But Evie is not charmed by Russell. The sexual favours she does for him and Mitch are only a sideshow to the real seducer, Suzanne, with whom she is in love. Suzanne doesn’t love Evie back – she really likes Russell – but lets her sleep in her bed. She goads Evie, treating her as a mascot or pet, but protects her from the cult’s worst crimes. Then she goes to jail for life, and Evie never quite falls in love again. There are hints that she preferred women all along, but for some reason she never says so outright, leaving the possibility that hers was simply a political lesbianism expedient in a world where all relationships with men are doomed to end in exploitation.
Her language is also arrested in adolescence: she moons over this and that, mired in childish metaphors. One character is ‘pretty in the youthful way of hometown beauties’; another has ‘a face as round and rosy as a storybook character’. The girls sing ‘like campers around the fire’. The members of a band ‘turned like jewellery-box ballerinas’. ‘You’re just like a little doll,’ one of the girls tells Evie, and, later, ‘it was like she was recounting a fairy tale.’ One man on the ranch has ‘the feminine duskiness of a cinematic villain’; another ‘reminded Guy of the adventure books of his youth’.
Those who were alive at the time have tended to depict the Manson girls as lost souls or icons of camp and have tended not to give them the credit of motive that the 27-year-old Cline gives her fictionalised renditions. John Waters dedicated Pink Flamingos to the Manson girls, lampooning the nation’s celebrity obsession with them. In Inherent Vice, Thomas Pynchon’s novel about the aftermath of the 1960s, Larry ‘Doc’ Sportello asks his girlfriend if she’ll wear a wig during sex to look like Lynette ‘Squeaky’ Fromme, the Manson follower who tried to assassinate Gerald Ford. Didion helped establish the Manson Family as shorthand for the end of an era of too much sex and drugs: ‘Many people I know in Los Angeles believe that the Sixties ended abruptly on August 9, 1969, ended at the exact moment when word of the murders on Cielo Drive travelled like brushfire through the community, and in a sense this is true,’ she wrote. ‘The tension broke that day. The paranoia was fulfilled.’ Didion also gave the family its glamour, buying Linda Kasabian a dress in Beverly Hills to wear at her trial.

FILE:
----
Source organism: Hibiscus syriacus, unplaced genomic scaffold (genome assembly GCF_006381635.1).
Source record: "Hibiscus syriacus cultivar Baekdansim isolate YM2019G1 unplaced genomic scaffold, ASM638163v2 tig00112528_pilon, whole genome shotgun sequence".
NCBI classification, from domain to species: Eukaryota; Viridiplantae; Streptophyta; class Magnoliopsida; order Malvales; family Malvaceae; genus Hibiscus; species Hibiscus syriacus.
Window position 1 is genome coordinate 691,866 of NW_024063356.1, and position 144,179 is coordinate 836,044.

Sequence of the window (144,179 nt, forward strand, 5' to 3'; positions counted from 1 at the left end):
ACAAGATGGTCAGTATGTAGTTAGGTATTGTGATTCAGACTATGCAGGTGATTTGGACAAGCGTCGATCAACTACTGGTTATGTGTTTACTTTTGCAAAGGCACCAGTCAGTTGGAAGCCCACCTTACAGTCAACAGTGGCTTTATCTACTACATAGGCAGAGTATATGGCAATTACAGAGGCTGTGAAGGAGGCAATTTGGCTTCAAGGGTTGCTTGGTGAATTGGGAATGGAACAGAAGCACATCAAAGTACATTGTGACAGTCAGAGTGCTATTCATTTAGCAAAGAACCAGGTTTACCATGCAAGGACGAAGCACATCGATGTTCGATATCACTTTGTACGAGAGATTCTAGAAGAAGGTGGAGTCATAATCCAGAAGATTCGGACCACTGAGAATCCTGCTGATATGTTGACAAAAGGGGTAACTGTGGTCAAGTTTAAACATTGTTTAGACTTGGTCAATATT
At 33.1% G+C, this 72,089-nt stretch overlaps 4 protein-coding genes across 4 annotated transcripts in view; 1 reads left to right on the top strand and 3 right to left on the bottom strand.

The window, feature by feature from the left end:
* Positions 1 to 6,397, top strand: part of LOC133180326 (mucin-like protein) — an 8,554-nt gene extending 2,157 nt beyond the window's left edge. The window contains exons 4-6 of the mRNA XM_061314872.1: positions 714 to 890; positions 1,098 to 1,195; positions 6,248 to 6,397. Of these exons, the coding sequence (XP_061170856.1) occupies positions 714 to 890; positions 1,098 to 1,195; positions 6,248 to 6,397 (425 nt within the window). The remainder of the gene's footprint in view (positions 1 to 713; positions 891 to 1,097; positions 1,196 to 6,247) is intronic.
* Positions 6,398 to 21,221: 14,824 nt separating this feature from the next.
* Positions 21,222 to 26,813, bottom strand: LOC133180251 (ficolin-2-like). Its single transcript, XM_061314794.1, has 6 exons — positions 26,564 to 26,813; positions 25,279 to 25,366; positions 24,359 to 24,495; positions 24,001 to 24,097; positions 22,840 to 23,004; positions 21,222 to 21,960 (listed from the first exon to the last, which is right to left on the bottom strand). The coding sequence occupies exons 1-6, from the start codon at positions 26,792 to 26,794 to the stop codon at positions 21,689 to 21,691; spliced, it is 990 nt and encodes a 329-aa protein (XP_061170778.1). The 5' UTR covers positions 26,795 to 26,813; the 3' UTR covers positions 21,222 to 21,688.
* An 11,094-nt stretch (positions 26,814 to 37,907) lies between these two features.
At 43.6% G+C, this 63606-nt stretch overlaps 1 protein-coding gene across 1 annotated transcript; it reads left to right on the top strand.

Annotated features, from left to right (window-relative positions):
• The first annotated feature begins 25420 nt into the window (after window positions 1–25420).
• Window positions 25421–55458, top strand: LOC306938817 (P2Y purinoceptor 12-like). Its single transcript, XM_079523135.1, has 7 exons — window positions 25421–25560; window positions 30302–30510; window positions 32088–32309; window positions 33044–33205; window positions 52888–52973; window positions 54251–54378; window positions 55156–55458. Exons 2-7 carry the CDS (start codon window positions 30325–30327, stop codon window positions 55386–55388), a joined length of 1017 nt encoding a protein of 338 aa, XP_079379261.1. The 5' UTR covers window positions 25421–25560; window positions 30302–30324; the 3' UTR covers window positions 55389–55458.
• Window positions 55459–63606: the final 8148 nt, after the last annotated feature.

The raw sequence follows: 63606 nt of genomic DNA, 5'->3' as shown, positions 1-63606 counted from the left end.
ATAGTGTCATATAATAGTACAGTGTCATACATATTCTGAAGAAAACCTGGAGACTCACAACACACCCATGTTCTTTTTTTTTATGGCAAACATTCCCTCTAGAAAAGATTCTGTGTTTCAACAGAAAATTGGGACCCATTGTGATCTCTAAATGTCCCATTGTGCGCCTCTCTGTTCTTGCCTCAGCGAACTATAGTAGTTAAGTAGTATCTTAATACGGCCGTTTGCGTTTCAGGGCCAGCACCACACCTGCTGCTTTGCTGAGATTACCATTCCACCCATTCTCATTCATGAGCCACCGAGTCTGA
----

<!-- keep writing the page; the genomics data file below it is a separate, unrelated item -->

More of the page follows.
While I was reading The Girls in July, one of the Manson girls was again denied parole by the governor of California, Jerry Brown. At 19, Leslie Van Houten was the youngest of the killers. Her attorney told the Los Angeles Times that she had had a forced illegal abortion and had to bury the foetus in her backyard. He spoke of her parents’ divorce, her social difficulties at school and her descent into drug use. Van Houten has described herself as ‘saturated in acid’. ‘I had no perspective or sense that I was no longer in control of my mind,’ she once told Waters, who after Pink Flamingos befriended her and has advocated for her release. In 1994 she told a Washington Post reporter that after she stabbed Rosemary LaBianca she thought she would become a three-inch-high deity with ‘fairy wings’ when Manson’s grand design was fulfilled. Nobody in The Girls ever quite reaches this level of delusion: they commit their grim murders lucid, on amphetamines.
By juxtaposing Evie’s adolescence with that of Sasha forty years later, Cline suggests that little has changed about being a girl. A girl still has no agency, a girl is still trying to please, a girl’s sexuality is still dictated by male fantasy (there’s a scene where Evie sits in disgust while Julian and a friend make Sasha lift up her shirt to assess her breasts). Womanhood offers no respite: Evie describes her middle-aged face as ‘blurred with the pleasant, ambiguous expression of a lawn ornament’. This is writing that traps its women in timorous corners, where they devote themselves to the idle scrutiny of the details that make the world disgusting (in this case descriptions of things like the saliva on olive pits and picking at pimples). In 1963, when both The Bell Jar and The Feminine Mystique were first published, writing about feeling trapped in a suffocating dreamscape helped to destroy a false mythology about what made women happy. Fifty years on it reads as a relentless insistence on the confinements of gender, setting up shop in the bell jar, making it home. Or maybe Cline is right, and the only thing that has changed in America are the mass murderers who pursue fame with violence. Lately no one has found them charismatic, not even women trying to attach themselves to something bigger than themselves. Lately these men have tended to live at home, with their mothers.